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Mid-Missouri lawmakers pre-filed dozen bills

Mid-Missouri lawmakers pre-filed dozen bills

House, Senate get more than 300 proposed new laws for 2019 debate

December 4th, 2018 by Bob Watson in News

Missouri State Sen. Jeanie Riddle, R-Mokane

Missouri lawmakers pre-filed more than 300 proposed law changes and 18 proposed constitutional amendments during the early hours when pre-filing of bills is allowed.

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And Mid-Missourians provided only a small part of that total — a dozen bills — with Sen. Jeanie Riddle's seven bills leading the way.

Sen. Caleb Rowden and Reps. Sara Walsh and Rocky Miller each offered one pre-filed bill by the end of Monday's business.

State law allows bills for the next legislative session to be filed on or after Dec. 1.

However, although the early filing allows proposals to be printed, they're not filed officially until they are read into the official record on the first day of the new session which, next year, begins Jan. 9.

In a number of cases, although bills were pre-filed, their text or summaries were not available Monday for a better explanation of the proposal.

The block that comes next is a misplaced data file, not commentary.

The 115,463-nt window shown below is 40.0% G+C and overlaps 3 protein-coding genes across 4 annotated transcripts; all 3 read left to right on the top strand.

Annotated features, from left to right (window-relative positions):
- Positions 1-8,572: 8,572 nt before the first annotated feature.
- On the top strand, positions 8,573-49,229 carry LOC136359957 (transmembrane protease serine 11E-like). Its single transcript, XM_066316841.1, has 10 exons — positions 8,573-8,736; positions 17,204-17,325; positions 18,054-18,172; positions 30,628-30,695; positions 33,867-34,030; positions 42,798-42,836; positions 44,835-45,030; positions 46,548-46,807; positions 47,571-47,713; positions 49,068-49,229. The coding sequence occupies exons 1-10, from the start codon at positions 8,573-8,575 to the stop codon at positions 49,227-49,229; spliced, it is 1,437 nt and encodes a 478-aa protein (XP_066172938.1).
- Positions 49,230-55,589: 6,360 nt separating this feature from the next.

Among her seven pre-filed bills, Riddle, R-Mokane, would:

  • Change the law related to coroners.
  • Prohibit certain sex crime offenders from being near athletic facilities that are used primarily by children.
  • Change the provisions relating to immunity of real estate licensees.
  • Allow a person who is injured by a product, to have 15 years after the sale or lease of the product to bring a suit for damages.
  • Establish a statewide hearing aid distribution program.
  • Authorize a motorcycle or motortricycle to be operated on the shoulder of a roadway, under certain circumstances.
  • Require the state auditor to make suggestions or recommendations, to the extent allowed under governmental auditing standards, to any auditee that requests them following the issuance of a report or an audit that deemed a practice of the auditee to be inadequate.

Sen. Caleb Rowden, R-Columbia, would give intervenors in a court case — including insurance companies — the same rights as defendants already have in that case.

State Rep. Sara Walsh, R-Ashland, wants to extend the deadline for Missouri's DNA Profiling Analysis Fund to receive money collected by the courts to Aug. 28, 2029.

If lawmakers don't agree, the fund's authority ends Aug. 28.

The current law allows an additional "court cost" of $30 to be imposed on people convicted of a felony charge — with the cost raised to $60 for conviction of certain drug-related crimes.

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The law directs the money to the Highway Patrol's DNA profiling analysis fund, which "shall be used only by the Highway Patrol crime lab to fulfill the purposes of the DNA profiling system."

Walsh's bill, if approved by the Legislature and Gov. Mike Parson, would keep the money flowing for another decade.

Rep. Rocky Miller, R-Lake Ozark, would change the laws regarding any required parental notification for a minor to obtain an abortion.